COMMENTARY ON CLAUSES
10. Clause 1 specifies the complaints to which the Bill applies and defines the "complainant". Complaints must be made by the owner or occupier of domestic property, on the grounds that his reasonable enjoyment of that property is being affected by an unreasonable obstruction of light caused by a high hedge situated on land owned or occupied by another person. Even if the property is currently unoccupied, the owner may still bring a complaint under the Bill (clause 1(3)).
11. Clause 2 defines a "high hedge" as two or more adjacent trees or shrubs that are evergreen and whose height exceeds two metres above ground level.
12. Clause 3 defines "domestic property" as a dwelling or its associated garden or yard.
13. Clause 4 sets out the procedure for dealing with these complaints. They must be made to the local authority whose area contains the land on which the hedge is situated. Complaints must also be accompanied by any fee set by the authority. The level of such a fee must not exceed the amount specified in regulations made under the Bill (clause 4(8)).
14. The local authority may reject the complaint if they consider that the complainant has not taken all reasonable steps to resolve the matter without involving the authority, or if they consider that the complaint is frivolous or vexatious (clause 4(2)). If the local authority decide, on this basis, not to proceed with the complaint, they must inform the complainant as soon as is reasonably practicable and must explain the reasons for their decision (clause 4(6) and (7)).
15. Where the local authority proceed with the complaint, they must decide in the first place whether a high hedge is causing an unreasonable obstruction of light to the complainant's property so as to affect his reasonable enjoyment of that property. If so, the authority must then consider what, if any, action to require to be taken in relation to the hedge in order to remedy the obstruction and to prevent it recurring. In reaching their decision, the authority must take account of all relevant factors. Examples of some of the matters that might be relevant to their decision are listed in clause 4(4)(a) to (c).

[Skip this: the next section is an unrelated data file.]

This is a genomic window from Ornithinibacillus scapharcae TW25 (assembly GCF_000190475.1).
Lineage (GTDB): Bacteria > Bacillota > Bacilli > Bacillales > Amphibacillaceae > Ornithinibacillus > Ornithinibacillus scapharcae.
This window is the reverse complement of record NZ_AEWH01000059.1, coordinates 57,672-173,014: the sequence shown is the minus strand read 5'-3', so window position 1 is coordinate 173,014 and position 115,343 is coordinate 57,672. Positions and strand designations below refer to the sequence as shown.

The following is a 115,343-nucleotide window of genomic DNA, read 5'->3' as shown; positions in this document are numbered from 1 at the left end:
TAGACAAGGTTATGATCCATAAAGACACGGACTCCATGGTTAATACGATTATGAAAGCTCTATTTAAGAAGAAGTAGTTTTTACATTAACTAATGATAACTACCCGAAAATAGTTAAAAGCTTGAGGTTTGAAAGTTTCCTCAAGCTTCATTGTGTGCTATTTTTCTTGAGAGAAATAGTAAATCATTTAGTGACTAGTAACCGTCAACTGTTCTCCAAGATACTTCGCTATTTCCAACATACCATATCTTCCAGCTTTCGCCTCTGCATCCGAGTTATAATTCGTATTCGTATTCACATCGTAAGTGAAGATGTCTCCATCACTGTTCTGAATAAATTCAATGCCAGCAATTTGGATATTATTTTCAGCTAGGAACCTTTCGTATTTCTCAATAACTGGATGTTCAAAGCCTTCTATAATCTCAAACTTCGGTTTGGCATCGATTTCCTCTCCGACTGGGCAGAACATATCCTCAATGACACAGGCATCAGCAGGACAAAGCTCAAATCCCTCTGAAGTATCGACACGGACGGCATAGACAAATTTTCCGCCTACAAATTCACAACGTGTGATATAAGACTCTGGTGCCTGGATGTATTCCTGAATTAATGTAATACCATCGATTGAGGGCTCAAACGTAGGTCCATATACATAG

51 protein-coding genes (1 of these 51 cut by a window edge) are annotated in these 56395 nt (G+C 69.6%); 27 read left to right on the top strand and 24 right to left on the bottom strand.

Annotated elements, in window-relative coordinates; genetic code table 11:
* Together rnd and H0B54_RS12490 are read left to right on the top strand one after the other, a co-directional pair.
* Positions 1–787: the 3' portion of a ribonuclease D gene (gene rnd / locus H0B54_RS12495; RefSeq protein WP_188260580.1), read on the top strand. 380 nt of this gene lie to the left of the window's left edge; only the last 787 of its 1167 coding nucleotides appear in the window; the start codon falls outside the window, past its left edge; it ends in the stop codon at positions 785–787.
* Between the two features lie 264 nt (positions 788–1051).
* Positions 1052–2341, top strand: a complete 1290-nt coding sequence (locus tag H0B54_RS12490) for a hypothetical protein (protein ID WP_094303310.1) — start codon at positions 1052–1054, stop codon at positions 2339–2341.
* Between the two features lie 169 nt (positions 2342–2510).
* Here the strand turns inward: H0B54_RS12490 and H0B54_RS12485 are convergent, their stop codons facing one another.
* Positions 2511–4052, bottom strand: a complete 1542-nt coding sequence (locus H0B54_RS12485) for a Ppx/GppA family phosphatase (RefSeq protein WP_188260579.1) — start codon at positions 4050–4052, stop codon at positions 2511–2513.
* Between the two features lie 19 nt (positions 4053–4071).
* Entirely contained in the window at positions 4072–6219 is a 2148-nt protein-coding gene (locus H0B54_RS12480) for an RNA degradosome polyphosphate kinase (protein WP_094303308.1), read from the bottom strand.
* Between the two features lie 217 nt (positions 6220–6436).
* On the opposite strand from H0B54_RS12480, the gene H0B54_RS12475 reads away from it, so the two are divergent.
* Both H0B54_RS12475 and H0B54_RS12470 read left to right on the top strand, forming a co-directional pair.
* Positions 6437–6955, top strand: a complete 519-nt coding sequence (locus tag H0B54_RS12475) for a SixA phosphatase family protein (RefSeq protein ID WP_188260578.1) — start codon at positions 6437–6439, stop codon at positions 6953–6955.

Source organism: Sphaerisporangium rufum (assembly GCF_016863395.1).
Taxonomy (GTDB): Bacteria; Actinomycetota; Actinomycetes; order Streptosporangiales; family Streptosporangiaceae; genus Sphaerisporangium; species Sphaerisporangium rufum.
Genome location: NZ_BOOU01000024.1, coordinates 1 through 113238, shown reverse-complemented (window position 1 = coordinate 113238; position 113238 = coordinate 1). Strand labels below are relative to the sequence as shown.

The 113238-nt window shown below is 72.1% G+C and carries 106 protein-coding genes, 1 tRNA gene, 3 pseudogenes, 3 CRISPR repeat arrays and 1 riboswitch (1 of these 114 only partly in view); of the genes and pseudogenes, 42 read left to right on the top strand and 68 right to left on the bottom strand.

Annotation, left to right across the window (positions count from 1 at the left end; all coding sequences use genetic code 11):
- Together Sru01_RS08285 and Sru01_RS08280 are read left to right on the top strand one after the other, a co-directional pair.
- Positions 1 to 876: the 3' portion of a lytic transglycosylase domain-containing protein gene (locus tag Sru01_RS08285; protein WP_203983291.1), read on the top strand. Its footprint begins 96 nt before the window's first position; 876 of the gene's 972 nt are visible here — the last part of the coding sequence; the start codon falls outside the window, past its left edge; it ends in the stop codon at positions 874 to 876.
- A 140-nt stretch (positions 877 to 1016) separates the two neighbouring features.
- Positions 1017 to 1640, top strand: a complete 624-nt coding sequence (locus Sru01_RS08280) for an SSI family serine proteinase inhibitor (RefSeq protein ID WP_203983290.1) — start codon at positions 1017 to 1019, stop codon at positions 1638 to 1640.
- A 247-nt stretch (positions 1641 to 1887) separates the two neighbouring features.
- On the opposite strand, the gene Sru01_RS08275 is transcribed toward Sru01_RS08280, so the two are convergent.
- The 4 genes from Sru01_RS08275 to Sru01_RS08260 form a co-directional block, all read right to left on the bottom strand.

16. The authority must, as soon as is reasonably practicable, inform the parties of their decision and the reasons for it. If the authority decide that action should be taken, they must also issue a remedial notice (under clause 5).
17. Clause 5 specifies the contents of a remedial notice. The notice must specify the hedge it relates to; what action is required to be taken in relation to the hedge in order to remedy the obstruction of light and by when; what further action, if any, is required to prevent the obstruction recurring; what date the notice takes effect; and the consequences of failure to comply with the requirements of the notice.
18. The action specified in a remedial notice may not involve reducing the height of the hedge below 2 metres, or its removal.
19. While the remedial notice is in force, there is an obligation on the local authority to register it as a local land charge. In addition, the notice is binding not only on whoever is the owner or occupier of the neighbouring land at the time it is issued but also on their successors.
20. Clause 6 provides that a local authority can vary or withdraw a remedial notice in certain instances. These are:
21. There is power for the Secretary of State to set down in regulations the procedure for dealing with such cases.
22. Clause 7 sets out rights of appeal against the local authority's decisions under clauses 4 and 6, and against any remedial notice issued by them.
23. Clause 8 allows the Secretary of State to set down in regulations the procedure for dealing with such appeals. He is required (clause 8 (3)) to appoint another person to hear and determine all appeals under the Bill, and may also require such a person to carry out all or any of his appeals functions.
24. Clause 9 describes the Secretary of State's powers in determining appeals. He may allow or dismiss the appeal, either in total or in part. If he decides to allow it, the Secretary of State may quash or vary the remedial notice to which the appeal relates. He may also issue such a notice, in those cases where the authority decided not to do so in response to the original complaint.